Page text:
To Have and Have Not (1944)

I wish I had the kind of sexy that Lauren Bacall had at age 19 in To Have and Have Not. Apparently the secret of character of Slim was this:

We discovered that she was a little girl who, when she became insolent, became rather attractive. That was the only way you noticed her, because she could do it with a grin. So I said to Bogey, “We are going to try an interesting thing. You are about the most insolent man on the screen and I’m going to make a girl a little more insolent than you are.”

“Well,” he said, “you’re going to have a fat time doing that.” And I said, “No, I’ve got a great advantage because I’m the director. I’ll tell you just one thing: she’s going to walk out on you in every scene.” So as every scene ended, she walked out on him. It was a sex antagonism, that’s what it was, and it made the scenes easy. (Howard Hawkes, via Old Hollywood)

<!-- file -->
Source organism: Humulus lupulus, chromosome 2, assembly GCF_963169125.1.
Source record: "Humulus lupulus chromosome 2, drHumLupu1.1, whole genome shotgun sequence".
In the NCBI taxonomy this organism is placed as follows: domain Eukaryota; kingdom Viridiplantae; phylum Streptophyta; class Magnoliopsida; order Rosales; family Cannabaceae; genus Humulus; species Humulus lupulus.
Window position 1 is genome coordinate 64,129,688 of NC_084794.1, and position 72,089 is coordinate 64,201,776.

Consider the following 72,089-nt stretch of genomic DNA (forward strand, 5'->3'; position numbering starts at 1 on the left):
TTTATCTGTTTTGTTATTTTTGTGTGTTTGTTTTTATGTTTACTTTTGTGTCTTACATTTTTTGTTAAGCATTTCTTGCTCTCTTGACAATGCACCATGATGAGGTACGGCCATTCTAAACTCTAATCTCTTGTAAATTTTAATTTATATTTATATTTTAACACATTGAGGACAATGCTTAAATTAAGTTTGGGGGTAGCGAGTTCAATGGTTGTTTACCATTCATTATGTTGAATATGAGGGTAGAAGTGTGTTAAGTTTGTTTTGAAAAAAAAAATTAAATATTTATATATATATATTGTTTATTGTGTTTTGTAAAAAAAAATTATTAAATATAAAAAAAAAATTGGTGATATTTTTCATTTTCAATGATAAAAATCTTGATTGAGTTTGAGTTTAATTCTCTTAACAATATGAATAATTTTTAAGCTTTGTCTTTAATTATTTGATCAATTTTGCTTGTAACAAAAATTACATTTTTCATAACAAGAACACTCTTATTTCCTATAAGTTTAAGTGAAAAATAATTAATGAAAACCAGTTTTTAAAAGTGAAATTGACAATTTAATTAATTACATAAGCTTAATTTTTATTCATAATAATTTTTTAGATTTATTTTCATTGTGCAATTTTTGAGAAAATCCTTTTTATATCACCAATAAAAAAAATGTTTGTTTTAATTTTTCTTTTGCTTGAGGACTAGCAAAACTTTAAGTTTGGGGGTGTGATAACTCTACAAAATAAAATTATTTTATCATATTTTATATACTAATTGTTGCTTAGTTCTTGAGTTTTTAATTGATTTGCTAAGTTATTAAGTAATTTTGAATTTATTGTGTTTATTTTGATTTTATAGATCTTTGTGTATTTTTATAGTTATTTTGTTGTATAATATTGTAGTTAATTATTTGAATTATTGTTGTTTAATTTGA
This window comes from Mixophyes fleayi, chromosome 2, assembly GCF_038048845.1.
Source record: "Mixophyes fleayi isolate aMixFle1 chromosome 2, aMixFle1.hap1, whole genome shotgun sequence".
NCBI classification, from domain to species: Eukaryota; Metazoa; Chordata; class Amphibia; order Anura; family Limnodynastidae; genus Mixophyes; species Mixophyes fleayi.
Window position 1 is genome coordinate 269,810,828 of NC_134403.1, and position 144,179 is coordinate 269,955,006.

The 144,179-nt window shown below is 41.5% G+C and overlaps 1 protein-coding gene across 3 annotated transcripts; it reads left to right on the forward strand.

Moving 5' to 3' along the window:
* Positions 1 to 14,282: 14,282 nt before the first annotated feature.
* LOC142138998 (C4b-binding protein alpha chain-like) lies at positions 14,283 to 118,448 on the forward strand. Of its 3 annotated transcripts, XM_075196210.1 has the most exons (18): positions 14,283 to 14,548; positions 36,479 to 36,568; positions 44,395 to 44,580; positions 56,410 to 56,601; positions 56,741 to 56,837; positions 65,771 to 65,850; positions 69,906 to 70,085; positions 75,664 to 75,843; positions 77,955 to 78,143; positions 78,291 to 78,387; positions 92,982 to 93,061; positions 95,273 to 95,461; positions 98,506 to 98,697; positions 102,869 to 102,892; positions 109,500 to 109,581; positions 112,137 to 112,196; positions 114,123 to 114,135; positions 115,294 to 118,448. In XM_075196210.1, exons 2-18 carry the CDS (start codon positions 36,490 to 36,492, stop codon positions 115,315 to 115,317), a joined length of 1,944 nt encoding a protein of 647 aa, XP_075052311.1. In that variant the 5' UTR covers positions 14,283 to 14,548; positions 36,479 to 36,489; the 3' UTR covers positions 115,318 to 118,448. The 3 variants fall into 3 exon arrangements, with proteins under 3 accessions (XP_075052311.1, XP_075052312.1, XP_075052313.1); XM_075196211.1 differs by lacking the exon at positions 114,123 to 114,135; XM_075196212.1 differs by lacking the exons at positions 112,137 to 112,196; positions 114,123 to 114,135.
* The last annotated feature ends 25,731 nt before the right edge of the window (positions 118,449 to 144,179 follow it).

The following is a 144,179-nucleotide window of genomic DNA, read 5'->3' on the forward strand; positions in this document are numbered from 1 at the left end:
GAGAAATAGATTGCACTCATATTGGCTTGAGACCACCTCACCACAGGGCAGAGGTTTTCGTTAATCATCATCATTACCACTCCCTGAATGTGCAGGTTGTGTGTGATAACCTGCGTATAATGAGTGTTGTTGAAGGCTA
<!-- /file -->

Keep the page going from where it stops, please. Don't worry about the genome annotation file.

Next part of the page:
And also a little of this:

I used to tremble from nerves so badly that the only way I could hold my head steady was to lower my chin practically to my chest and look up at Bogie. That was the beginning of The Look. It became my trademark. (Lauren Bacall, via Old Hollywood)

I might also add that lovely low voice and the way Humphrey Bogart looks so amused at her antics. The pairing might have been creepy (Bogart was 45), but instead seems like a perfect match. And it certainly worked out for those two, anyway.

1 comment:

  1. I think I wanted a lower voice after seeing movies with Lauren Bacall. But then I got over it. It sounds good on her, though. ha